The best way to engage your prospect or customer is by asking short questions. When you do, you will tap into opportunities that long questions will never reveal.
Short-questions are truly an amazing tool most salespeople never seem to grasp. The vast majority of salespeople love to show how smart they are by asking long complicated questions.
Problem is that questions of that type do little to help the sales process. In fact, I’ll contend many times that they wind up harming the sales process.
Short questions are fantastic because not only are they short (and easy to remember), they also get you and the customer engaged in conversation.
One of the best short questions is one word: WHY? Think about that for a moment. The word “why” is designed to do one thing — get the other person to explain more.
What could be better than that?
When we ask customers long drawn out questions, we wind up losing their attention and, in turn, we many times wind up answering the question ourselves. Now that is a recipe for disaster and yet it is exactly what happens. As I have the opportunity to work with salespeople on sales calls across a wide number of industries, I see this happening time and time again.
Let me give you a one word response as to what I think of it: STUPID!
The sales process is about getting the customer talking. It’s not about you doing most of the talking. How are we going to find out the customer’s needs if we’re doing all the talking? We’re not.
Your challenge is to start reframing the questions you ask. Develop a list of short questions you can ask. Here are a few:
- How come?
- Can you explain more?
- Can you tell me again why…?
This is just 4, but there are dozens more you can come up with depending on the business you’re in and your personality.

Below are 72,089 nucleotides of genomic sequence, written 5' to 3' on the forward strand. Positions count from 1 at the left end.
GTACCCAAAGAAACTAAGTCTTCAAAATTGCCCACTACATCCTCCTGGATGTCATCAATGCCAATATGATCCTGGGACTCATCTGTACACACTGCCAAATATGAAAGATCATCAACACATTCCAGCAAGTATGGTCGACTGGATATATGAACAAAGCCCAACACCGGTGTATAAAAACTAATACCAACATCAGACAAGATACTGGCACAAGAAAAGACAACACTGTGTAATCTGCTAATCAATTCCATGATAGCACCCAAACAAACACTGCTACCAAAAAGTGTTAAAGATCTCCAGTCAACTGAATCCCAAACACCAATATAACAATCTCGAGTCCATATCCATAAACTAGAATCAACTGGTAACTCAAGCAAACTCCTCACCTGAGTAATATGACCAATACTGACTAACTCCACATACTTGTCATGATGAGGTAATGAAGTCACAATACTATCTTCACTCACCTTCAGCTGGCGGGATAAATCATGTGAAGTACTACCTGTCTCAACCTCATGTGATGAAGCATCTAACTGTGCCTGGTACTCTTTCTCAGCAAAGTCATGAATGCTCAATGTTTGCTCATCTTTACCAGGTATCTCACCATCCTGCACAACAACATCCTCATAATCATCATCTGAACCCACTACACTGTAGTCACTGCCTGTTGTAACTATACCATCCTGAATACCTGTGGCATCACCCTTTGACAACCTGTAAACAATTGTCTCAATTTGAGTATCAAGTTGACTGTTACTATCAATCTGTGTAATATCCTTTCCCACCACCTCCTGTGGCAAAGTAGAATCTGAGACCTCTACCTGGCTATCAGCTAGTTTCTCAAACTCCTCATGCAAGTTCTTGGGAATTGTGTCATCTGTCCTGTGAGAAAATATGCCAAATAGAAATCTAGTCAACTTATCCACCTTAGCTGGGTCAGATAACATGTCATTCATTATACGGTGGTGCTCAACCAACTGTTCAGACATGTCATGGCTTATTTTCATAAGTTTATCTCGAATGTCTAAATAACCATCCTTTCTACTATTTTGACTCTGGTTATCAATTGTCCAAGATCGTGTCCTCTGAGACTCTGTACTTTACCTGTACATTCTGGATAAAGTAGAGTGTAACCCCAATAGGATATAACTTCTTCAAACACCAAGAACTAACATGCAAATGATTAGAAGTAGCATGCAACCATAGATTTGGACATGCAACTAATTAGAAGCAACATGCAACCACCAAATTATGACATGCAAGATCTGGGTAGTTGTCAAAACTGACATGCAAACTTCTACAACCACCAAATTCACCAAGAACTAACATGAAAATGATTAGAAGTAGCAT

Oh, and definitely remember that every question you ask can’t be a short one. Strive to make at least 50% of your questions short, and you’ll find yourself gathering much better information from your customers.
Copyright 2013, Mark Hunter “The Sales Hunter.” Sales Motivation Blog.
Perfect, Generally short questions are such, they open up conversations at any situations. Ironically, today we see lots of sales personnel impatient and bothered only in driving their point of view and somehow force the prospect to commit on urgent basis
Mark Hunter makes excellent recommendation to ask prospects short “open-ended” questions that include words like “Tell me,,,,” “…explain…,” “How….?” & more. Such questions help the prospect reveal his/her thoughts, needs, feelings & experiences — and that reveals to the salesperson how you can help that prospect. Thank you Mark for your highly productive recommendations on asking short, “open-ended” questions that results in growing sales.
I am learning from these blogs but don’t like the fact that advice often refers to stupid salespeople. I think the same points can be made without calling people stupid. Even though they probably are.